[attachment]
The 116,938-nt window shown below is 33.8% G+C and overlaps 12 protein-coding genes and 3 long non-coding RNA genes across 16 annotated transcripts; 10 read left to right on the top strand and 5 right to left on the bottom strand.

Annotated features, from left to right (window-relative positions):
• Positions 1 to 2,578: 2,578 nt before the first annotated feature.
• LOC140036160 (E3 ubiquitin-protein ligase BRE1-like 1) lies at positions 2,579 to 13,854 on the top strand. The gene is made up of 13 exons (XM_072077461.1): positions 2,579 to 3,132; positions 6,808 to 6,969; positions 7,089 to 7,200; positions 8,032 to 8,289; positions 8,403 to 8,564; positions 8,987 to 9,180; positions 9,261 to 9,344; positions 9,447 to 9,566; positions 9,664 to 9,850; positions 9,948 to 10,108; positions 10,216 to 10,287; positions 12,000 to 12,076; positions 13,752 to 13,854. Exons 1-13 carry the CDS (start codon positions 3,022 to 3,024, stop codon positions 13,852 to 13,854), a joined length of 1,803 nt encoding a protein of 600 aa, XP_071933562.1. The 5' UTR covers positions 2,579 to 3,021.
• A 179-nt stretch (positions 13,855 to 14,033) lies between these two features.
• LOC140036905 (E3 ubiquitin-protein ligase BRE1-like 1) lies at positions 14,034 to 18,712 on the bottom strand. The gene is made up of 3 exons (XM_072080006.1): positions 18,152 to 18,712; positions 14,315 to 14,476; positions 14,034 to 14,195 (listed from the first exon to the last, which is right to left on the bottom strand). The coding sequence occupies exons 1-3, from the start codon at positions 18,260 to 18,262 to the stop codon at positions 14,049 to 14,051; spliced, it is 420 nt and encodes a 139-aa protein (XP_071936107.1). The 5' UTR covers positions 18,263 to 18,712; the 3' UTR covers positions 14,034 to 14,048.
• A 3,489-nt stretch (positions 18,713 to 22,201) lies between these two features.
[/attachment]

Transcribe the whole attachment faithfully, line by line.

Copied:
The 116,938-nt window shown below is 33.8% G+C and overlaps 12 protein-coding genes and 3 long non-coding RNA genes across 16 annotated transcripts; 10 read left to right on the top strand and 5 right to left on the bottom strand.

Annotated features, from left to right (window-relative positions):
• Positions 1 to 2,578: 2,578 nt before the first annotated feature.
• LOC140036160 (E3 ubiquitin-protein ligase BRE1-like 1) lies at positions 2,579 to 13,854 on the top strand. The gene is made up of 13 exons (XM_072077461.1): positions 2,579 to 3,132; positions 6,808 to 6,969; positions 7,089 to 7,200; positions 8,032 to 8,289; positions 8,403 to 8,564; positions 8,987 to 9,180; positions 9,261 to 9,344; positions 9,447 to 9,566; positions 9,664 to 9,850; positions 9,948 to 10,108; positions 10,216 to 10,287; positions 12,000 to 12,076; positions 13,752 to 13,854. Exons 1-13 carry the CDS (start codon positions 3,022 to 3,024, stop codon positions 13,852 to 13,854), a joined length of 1,803 nt encoding a protein of 600 aa, XP_071933562.1. The 5' UTR covers positions 2,579 to 3,021.
• A 179-nt stretch (positions 13,855 to 14,033) lies between these two features.
• LOC140036905 (E3 ubiquitin-protein ligase BRE1-like 1) lies at positions 14,034 to 18,712 on the bottom strand. The gene is made up of 3 exons (XM_072080006.1): positions 18,152 to 18,712; positions 14,315 to 14,476; positions 14,034 to 14,195 (listed from the first exon to the last, which is right to left on the bottom strand). The coding sequence occupies exons 1-3, from the start codon at positions 18,260 to 18,262 to the stop codon at positions 14,049 to 14,051; spliced, it is 420 nt and encodes a 139-aa protein (XP_071936107.1). The 5' UTR covers positions 18,263 to 18,712; the 3' UTR covers positions 14,034 to 14,048.
• A 3,489-nt stretch (positions 18,713 to 22,201) lies between these two features.